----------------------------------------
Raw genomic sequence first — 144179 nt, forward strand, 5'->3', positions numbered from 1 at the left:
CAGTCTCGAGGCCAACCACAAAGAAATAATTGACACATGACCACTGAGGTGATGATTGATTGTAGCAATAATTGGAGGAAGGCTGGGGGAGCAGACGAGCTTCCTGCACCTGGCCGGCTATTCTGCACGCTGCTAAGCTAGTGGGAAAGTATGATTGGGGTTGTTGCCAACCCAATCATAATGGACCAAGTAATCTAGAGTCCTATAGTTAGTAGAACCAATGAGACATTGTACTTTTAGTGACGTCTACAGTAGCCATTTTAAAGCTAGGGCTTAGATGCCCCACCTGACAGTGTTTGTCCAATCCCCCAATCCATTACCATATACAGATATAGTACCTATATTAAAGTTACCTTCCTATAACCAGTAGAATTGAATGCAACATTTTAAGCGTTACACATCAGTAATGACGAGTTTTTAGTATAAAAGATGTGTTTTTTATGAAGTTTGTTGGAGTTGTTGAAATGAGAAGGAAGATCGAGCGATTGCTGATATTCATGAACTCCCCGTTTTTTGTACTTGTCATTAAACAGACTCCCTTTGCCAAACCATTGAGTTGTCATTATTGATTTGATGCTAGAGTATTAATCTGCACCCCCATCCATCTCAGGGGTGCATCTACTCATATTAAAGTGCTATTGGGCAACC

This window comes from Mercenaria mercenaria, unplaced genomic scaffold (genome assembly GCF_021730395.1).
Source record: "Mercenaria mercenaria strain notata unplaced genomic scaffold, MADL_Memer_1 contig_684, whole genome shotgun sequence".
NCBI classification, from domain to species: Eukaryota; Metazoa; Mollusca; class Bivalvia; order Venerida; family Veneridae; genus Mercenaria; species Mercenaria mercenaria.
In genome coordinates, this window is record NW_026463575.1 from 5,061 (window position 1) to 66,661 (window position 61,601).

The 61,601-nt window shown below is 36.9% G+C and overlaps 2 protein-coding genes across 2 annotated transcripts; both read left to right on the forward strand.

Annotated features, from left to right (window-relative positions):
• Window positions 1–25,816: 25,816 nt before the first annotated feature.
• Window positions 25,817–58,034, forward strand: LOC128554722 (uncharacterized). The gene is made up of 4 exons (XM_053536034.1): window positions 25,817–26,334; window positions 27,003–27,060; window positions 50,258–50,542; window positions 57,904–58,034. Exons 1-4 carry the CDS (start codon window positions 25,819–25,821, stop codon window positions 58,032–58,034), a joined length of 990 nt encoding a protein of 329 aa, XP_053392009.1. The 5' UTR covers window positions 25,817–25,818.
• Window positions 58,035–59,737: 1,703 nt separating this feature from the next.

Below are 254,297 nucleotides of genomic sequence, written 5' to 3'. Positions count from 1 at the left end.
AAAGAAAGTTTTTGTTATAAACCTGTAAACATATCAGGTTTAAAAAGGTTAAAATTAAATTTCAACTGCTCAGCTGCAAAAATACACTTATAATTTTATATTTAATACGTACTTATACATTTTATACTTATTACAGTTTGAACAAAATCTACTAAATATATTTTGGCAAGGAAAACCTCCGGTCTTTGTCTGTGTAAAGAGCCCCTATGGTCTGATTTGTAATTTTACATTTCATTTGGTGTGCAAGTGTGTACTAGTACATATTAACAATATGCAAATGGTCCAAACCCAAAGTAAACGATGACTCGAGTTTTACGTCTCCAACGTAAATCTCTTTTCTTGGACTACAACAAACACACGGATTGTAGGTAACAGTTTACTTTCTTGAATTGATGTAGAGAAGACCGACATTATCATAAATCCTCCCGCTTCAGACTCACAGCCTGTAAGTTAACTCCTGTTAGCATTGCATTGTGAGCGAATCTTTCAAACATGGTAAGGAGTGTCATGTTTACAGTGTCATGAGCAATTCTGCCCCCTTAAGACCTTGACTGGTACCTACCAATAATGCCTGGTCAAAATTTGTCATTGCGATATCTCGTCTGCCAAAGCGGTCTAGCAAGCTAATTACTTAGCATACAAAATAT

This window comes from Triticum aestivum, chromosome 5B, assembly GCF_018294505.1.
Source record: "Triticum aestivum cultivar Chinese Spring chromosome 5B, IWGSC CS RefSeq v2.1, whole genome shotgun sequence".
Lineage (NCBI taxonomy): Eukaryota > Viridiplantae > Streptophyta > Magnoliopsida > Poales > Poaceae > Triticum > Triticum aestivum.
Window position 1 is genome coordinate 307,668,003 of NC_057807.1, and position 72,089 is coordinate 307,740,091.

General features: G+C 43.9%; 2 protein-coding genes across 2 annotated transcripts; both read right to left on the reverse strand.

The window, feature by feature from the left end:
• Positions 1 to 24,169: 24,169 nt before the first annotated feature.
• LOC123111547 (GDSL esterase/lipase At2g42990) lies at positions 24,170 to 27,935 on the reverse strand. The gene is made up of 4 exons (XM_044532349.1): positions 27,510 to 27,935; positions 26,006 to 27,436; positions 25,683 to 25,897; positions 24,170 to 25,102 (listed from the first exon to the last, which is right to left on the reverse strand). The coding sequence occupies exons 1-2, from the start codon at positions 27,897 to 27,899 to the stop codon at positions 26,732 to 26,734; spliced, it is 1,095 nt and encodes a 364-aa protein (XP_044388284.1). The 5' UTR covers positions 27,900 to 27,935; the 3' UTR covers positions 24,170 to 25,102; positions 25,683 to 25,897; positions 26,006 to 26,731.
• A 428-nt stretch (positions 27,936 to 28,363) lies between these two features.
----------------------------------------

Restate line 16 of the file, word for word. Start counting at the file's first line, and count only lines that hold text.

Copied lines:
Lineage (NCBI taxonomy): Eukaryota > Viridiplantae > Streptophyta > Magnoliopsida > Poales > Poaceae > Triticum > Triticum aestivum.